John Lewis is the recipient of numerous awards from imminent national and international institutions, including the highest civilian honor granted by President Barack Obama, the Medal of Freedom, the Lincoln Medal from the historic Ford’s Theatre, the Golden Plate Award given by the Academy of Excellence, the Preservation Hero award given by the National Trust for Historic Preservation, the Capital Award of the National Council of La Raza, the Martin Luther King, Jr. Non-Violent Peace Prize, the President’s Medal of Georgetown University, the NAACP Spingarn Medal, the National Education Association Martin Luther King Jr. Memorial Award, and the only John F. Kennedy “Profile in Courage Award” for Lifetime Achievement ever granted by the John F. Kennedy Library Foundation.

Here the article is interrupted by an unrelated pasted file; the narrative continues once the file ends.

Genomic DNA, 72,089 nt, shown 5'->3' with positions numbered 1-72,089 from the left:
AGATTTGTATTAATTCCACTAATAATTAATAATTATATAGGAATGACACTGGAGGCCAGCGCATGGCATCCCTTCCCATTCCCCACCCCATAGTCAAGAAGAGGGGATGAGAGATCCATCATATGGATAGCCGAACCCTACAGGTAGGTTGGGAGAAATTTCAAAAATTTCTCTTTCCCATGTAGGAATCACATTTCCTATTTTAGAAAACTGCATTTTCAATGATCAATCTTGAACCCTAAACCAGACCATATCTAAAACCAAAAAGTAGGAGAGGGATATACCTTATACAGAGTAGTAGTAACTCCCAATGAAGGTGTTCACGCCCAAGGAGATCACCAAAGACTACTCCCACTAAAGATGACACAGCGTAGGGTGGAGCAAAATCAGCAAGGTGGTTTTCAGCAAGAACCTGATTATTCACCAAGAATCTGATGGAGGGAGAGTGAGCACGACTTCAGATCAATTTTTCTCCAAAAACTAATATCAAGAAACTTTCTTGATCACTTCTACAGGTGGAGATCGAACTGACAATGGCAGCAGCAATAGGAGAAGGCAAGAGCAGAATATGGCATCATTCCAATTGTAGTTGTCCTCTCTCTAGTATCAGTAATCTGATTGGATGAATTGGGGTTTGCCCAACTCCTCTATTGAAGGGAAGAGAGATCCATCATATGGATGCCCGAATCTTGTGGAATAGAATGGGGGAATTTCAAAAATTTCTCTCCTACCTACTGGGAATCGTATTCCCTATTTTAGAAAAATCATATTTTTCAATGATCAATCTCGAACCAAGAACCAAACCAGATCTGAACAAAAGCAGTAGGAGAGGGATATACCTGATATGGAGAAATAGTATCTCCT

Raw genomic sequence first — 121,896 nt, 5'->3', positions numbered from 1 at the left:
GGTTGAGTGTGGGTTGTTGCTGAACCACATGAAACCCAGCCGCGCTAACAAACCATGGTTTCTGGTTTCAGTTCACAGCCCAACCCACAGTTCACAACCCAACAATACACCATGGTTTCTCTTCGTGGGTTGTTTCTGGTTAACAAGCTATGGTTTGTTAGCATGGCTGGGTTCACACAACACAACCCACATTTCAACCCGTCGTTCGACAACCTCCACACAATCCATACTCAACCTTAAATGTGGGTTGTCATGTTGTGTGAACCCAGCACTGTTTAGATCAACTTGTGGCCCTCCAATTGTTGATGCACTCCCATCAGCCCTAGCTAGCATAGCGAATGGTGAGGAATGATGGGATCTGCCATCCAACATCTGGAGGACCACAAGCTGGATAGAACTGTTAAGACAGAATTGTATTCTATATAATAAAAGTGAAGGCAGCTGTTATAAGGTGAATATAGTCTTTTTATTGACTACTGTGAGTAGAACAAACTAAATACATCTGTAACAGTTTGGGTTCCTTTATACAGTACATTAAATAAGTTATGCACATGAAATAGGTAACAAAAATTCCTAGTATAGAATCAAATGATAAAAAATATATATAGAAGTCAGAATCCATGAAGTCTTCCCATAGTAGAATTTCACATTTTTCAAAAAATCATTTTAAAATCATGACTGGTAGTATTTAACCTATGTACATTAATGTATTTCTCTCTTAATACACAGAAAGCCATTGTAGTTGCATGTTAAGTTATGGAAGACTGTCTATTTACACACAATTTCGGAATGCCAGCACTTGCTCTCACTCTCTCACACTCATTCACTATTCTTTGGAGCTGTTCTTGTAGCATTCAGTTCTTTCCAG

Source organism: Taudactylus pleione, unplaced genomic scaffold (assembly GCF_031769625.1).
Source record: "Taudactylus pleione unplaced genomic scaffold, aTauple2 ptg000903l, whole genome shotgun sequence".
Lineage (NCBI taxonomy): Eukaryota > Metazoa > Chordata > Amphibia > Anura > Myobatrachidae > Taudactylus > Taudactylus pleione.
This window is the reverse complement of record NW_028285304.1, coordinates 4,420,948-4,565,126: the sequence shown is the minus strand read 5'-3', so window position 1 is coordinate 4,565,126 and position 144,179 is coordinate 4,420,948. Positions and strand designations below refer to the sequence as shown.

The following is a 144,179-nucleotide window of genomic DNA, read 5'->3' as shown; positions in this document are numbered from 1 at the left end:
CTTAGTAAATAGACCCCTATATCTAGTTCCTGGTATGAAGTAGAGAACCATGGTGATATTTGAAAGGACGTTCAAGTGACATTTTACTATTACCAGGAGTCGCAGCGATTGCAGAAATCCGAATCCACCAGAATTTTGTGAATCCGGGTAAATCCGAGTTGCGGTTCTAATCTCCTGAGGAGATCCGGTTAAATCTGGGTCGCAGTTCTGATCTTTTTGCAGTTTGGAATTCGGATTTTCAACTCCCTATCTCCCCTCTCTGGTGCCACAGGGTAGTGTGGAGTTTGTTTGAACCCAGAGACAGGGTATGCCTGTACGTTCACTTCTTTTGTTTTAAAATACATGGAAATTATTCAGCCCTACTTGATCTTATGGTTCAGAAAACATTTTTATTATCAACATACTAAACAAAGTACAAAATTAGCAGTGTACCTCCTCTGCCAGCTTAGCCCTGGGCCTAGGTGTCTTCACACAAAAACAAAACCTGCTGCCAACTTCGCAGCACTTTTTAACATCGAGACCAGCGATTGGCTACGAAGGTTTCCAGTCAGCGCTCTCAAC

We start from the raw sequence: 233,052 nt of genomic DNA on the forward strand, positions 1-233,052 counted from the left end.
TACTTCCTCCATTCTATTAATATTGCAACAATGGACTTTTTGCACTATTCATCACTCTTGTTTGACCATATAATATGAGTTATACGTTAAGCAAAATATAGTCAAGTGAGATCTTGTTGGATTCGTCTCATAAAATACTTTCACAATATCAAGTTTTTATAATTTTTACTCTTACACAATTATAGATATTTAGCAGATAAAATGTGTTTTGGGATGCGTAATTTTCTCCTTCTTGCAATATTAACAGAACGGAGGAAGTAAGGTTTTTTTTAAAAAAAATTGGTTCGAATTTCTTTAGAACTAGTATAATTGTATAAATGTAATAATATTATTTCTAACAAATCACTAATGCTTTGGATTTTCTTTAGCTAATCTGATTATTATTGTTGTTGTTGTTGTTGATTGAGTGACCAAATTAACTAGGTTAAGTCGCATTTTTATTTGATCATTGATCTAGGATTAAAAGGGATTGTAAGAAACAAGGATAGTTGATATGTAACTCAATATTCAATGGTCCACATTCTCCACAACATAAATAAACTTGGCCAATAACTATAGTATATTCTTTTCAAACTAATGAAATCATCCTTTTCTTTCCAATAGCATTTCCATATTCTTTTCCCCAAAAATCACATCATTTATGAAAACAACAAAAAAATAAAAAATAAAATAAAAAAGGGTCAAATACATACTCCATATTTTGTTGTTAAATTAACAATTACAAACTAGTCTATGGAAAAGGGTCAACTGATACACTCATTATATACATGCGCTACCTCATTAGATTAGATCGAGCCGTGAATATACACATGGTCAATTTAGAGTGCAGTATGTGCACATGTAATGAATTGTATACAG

John Lewis lives in Atlanta, Georgia. He has one son, John Miles.

Thanks to Abby and Howard Milstein for hosting this discussion and making it available to the public.


| Restricted to U.S & Territories
© 2013 WNET. All rights reserved.
PBS is a 501(c)(3) not-for-profit organization.
The African Americans: Many Rivers to Cross is a film by Kunhardt McGee Productions, THIRTEEN Productions LLC, Inkwell Films, in assocation with Ark Media.